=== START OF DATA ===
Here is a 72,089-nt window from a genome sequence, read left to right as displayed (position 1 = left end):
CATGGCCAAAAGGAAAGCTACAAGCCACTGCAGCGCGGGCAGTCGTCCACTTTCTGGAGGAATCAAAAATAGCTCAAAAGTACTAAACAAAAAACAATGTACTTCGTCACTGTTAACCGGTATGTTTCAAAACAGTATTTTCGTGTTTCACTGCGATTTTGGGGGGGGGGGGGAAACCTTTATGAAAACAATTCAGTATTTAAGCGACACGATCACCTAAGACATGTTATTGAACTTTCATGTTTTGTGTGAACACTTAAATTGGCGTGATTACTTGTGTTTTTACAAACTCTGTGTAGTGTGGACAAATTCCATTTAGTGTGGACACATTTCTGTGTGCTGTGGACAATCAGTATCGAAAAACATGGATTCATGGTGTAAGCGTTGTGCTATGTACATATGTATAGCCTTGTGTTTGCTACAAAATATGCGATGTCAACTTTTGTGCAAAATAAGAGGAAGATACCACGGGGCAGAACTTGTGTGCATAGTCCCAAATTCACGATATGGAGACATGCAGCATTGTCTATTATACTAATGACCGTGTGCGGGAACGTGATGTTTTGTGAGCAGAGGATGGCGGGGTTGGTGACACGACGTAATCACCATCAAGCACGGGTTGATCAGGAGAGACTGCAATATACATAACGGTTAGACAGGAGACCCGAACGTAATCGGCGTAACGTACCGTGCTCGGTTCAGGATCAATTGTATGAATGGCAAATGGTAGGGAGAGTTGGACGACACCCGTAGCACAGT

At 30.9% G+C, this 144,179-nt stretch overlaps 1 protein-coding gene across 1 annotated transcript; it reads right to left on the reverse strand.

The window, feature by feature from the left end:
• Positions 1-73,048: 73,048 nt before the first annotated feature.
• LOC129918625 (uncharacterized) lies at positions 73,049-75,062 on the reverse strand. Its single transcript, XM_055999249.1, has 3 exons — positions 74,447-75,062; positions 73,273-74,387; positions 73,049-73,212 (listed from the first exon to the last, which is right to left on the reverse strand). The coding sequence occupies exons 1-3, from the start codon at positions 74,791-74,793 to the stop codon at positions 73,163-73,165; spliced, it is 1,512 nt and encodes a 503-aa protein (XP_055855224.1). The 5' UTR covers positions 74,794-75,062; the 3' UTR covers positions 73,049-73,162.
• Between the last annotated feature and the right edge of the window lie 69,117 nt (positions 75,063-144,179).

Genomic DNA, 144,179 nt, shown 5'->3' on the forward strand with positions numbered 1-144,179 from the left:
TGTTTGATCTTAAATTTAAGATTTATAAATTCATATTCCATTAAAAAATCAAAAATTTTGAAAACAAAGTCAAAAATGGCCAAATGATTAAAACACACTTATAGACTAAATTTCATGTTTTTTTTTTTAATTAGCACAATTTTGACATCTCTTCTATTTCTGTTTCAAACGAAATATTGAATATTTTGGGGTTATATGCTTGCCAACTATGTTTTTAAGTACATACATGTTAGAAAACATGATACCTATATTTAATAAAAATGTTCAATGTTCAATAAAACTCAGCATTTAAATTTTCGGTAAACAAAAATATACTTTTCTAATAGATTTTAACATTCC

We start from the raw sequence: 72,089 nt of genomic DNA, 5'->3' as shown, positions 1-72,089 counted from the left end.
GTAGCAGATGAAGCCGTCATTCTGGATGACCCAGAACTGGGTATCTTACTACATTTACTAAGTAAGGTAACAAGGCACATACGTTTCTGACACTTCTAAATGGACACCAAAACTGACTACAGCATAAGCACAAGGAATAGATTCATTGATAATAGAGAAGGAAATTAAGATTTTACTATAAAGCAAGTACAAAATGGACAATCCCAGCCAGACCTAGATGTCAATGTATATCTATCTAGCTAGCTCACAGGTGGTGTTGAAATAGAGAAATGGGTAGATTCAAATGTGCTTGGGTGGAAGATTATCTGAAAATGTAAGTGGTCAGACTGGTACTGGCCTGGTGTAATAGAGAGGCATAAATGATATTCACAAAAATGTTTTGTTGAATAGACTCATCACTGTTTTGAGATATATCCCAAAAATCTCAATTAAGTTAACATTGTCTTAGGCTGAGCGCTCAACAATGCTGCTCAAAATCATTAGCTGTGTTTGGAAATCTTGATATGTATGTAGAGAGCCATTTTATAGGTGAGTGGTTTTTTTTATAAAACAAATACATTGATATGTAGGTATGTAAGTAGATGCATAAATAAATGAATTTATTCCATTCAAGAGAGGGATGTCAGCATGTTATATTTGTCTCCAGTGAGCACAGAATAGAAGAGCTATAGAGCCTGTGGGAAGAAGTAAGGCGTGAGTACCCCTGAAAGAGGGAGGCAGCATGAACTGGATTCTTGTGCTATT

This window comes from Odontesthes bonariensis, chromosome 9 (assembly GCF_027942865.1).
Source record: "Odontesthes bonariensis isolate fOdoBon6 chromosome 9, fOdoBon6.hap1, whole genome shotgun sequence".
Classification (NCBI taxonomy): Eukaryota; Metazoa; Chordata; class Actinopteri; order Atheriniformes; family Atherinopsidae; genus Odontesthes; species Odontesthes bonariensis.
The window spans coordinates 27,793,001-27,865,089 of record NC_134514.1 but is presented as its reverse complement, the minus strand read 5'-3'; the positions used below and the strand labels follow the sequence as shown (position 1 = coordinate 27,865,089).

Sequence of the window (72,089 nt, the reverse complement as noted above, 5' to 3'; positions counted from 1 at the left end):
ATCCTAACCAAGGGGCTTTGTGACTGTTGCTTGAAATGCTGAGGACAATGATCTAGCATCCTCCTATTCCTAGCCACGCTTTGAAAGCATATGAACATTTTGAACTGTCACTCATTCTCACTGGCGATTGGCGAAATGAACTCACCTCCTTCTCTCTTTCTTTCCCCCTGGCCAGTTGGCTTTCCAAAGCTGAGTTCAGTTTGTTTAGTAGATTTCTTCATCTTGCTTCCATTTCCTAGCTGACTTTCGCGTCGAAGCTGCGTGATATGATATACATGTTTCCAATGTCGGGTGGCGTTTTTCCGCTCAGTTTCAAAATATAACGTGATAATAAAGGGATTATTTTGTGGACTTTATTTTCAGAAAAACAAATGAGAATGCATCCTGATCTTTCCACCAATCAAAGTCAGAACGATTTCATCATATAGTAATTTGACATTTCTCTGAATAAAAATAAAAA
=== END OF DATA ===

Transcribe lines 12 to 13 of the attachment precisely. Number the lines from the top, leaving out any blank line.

This window comes from Odontesthes bonariensis, chromosome 9 (assembly GCF_027942865.1).
Source record: "Odontesthes bonariensis isolate fOdoBon6 chromosome 9, fOdoBon6.hap1, whole genome shotgun sequence".